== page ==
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I treasure this final, fun step of writing: making sure my book reaches readers’ hands and hearts.

No matter the space, whether Real or Virtual, in the coming weeks and months I’ll be out-and-about, hand-delivering my book, S is for Story: A Writer’s Alphabet, to my readers and writers, of course, but also to teachers, librarians, parents and children’s book advocates.

“Here,” I’ll say, “this book is for you. It’s wrapped and ribboned and tied with a bow and shouts, when opened, ‘Writers are readers!’”

Be sure to return to this page often as I update my Real and Virtual Space appearances, signings, presentations and visits and upload my story’s Kodak Moments.

Out-and-About in Cyberspace

list itemspacewww.TeachingAuthors.com


Writer-to-Writer: Over the Wires

Thanks to technology, I sat in my Chicago writing room and chatted writer-to-writer, over the wires, with the talented third and fifth graders of Wildwood, New Jersey’s Glenwood Avenue Elementary School!

How cool is that!

Each class had emailed me a question, which I then answered and posted on this Tour page.

Check back to read an original piece of writing (or three) from my S is for Story: A Writer’s Alphabet Glenwood Avenue Elementary School readers – and maybe – view a class photo (or six).

  • Class 3A
    What made you deviate from writing fiction books to the nonfiction selection, S is for Story: A Writer’s Alphabet?
    I loved the IDEA of this book, to offer readers an A-to-Z tour of a writer’s life and process. I wanted to offer readers and writers everything I had wanted to know when I was six and longed to become a children’s book writer. In many ways, the book is just like one of my school visits, wrapped and ribbon-ed and tied up with a bow, shouting, when opened, “Writers are readers!”
  • Class 3B
    Did anything in your life have an impact on writing this book?

    Everything in my life impacted this book!
    I write, I teach, I coach other writers, young and young-at-heart.
    And every book I ever read, wrote, taught, shared, borrowed or heard, every author I ever met, read or studied, impacted this book too.
    So much of what I know about writing and teaching writing I learned from taking books apart and reading like a writer. There isn’t a day that goes by that I’m not reading a book. Even when I was young, I read biographies of writers, like my favorites, Louisa May Alcott and Robert Louis Stevenson, or looked up writers in my trusty set of World Books to learn more about their lives.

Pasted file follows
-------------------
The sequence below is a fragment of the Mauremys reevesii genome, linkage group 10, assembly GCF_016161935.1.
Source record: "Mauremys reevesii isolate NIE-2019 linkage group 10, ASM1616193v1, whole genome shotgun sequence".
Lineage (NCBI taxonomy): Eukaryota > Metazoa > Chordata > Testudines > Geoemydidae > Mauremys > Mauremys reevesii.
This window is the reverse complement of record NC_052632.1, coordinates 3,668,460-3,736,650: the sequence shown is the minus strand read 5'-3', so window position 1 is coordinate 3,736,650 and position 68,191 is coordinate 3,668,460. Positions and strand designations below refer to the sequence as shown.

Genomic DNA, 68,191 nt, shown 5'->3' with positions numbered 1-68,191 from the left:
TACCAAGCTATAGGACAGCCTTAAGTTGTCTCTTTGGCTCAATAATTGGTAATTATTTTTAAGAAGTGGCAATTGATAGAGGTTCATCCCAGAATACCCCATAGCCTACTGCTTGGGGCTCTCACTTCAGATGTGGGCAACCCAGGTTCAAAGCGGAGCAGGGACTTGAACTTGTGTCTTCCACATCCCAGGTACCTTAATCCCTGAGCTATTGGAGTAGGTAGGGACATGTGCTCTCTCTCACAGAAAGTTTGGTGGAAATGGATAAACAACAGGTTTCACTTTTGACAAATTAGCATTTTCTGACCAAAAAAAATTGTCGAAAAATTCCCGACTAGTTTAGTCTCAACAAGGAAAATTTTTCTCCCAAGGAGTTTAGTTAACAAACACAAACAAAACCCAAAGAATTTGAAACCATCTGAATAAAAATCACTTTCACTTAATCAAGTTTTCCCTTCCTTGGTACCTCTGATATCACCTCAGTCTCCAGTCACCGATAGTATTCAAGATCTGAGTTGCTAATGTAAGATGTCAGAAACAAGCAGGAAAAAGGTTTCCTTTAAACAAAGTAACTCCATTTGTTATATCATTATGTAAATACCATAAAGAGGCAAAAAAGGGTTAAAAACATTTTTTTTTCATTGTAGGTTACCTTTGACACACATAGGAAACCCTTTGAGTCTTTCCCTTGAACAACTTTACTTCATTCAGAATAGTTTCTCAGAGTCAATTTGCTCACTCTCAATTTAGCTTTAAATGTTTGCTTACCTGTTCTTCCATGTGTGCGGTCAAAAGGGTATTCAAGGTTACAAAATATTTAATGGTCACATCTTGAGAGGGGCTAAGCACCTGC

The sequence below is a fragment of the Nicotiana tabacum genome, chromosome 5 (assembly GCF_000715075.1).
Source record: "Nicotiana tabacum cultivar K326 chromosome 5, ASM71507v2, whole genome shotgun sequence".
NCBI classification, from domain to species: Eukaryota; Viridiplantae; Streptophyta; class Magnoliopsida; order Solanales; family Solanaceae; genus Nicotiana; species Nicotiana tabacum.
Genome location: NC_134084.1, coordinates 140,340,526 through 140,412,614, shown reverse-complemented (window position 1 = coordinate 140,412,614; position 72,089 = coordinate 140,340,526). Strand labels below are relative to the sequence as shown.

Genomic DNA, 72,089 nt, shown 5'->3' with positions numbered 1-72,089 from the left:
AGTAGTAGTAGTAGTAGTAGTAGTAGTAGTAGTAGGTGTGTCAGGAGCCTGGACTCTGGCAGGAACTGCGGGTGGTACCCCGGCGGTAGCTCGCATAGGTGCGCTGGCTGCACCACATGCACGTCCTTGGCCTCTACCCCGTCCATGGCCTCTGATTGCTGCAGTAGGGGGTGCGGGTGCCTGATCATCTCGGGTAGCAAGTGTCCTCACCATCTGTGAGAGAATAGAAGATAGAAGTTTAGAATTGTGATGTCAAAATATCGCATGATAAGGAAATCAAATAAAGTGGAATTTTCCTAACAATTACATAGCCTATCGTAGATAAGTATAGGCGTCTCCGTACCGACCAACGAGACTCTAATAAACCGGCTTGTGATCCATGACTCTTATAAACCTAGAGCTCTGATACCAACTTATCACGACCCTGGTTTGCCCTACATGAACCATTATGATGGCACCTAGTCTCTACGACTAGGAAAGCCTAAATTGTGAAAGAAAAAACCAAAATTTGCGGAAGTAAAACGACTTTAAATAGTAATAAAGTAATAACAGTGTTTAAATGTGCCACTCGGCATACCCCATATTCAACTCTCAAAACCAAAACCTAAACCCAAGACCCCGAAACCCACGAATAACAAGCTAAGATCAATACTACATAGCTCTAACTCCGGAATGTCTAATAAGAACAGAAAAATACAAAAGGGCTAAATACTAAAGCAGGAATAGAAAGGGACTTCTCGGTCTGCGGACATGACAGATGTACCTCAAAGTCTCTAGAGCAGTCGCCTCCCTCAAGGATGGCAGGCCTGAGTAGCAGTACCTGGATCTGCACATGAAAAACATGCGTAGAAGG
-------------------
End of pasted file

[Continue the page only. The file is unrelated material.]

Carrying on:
• Class 3C
    How difficult was this book to write?
    My fellow children’s book author Betsy Hearne once said, “Writers make choices. That’s what they do!”
    And, boy, did I have choices to make!
    Which lettered words should I choose?
    What story should I tell?
    How should I tell it?
    Which authors’ words should I select?
    Each time I had to choose, I though first about my purpose – to inform, inspire, ready and affirm, then next, about my audience – young writers K through 5.
    I’m especially grateful for Ms. Jenny Vincent’s ’08 Fifth Graders at Chicago’s Louisa May Alcott School who helped me brainstorm my letter possibilities, reword the title and suggest children’s books and authors I might include.
  • Class 5A
    Did you consider using “Imagination” for the letter “I”?
    I most certainly did, as did many of the Alcott School young writers, too, when they helped me brainstorm.
    To my way of thinking, ideas spark a story, imagination fuels it.
  • Class 5B
    How did you get the idea for the cover of your book?
    Well, that’s an excellent question and one I’ve wanted to ask too.
    We need to ask it, though, of the book’s illustrator, the very talented Zachary Pullen. His website is: www.zacharypullen.com
    I think Zak’s flying boy, with his pen and notebook, perfectly captures the book’s spirit.
    And, if I’m not mistaken, the model for that flying boy was Zak’s own son.
    I bet you didn’t know that Zak painted his own portrait somewhere in our book. Can you find him? (Hint: think Hercules and Harry)
  • Class 5C
    What is your favorite character in any book that you have read?

    Oh, my. Answering this question is as difficult as choosing my favorite book or author, favorite child or favorite student!
    A tie would be the way to go, between Hans Christian Andersen’s Ugly Duckling and William Steig’s Brave Irene.
    I hope you know both books and both characters.
    Whenever I’m stuck, or need to solve a problem, I re-read the picture book Brave Irene or visit the statute of Hans Christian Andersen and the Duckling in Chicago’s Lincoln Park, right by the Zoo.
    Pretty soon, I’m on my way.

    Don’t forget to check out my Young Writer Extras at
    And, my book’s publisher, Sleeping Bear Press, created fun writing opportunities at http://www.gale.cengage.com/pdf/TeachersGuides/StoryGuide.pdf

S is for Story: A Writer’s Alphabet in the News!

list itemspaceListen to Katie Davis talk about "S is for Story" at http://authorkatiedavis.blogspot.com/2009/09/learning-new-stuff-on-wtnh.html


Seward Communication Arts Academy

Thanks to Cathy Barzen, the CPS MCLT Team Leader, Principal Marcey G. Reyes and Seward’s dedicated faculty for a morning of writing, reading and connecting, all in the service of their K-8 students at the Seward Communication Arts Academy in Chicago, IL.

Esther Hershenhorn

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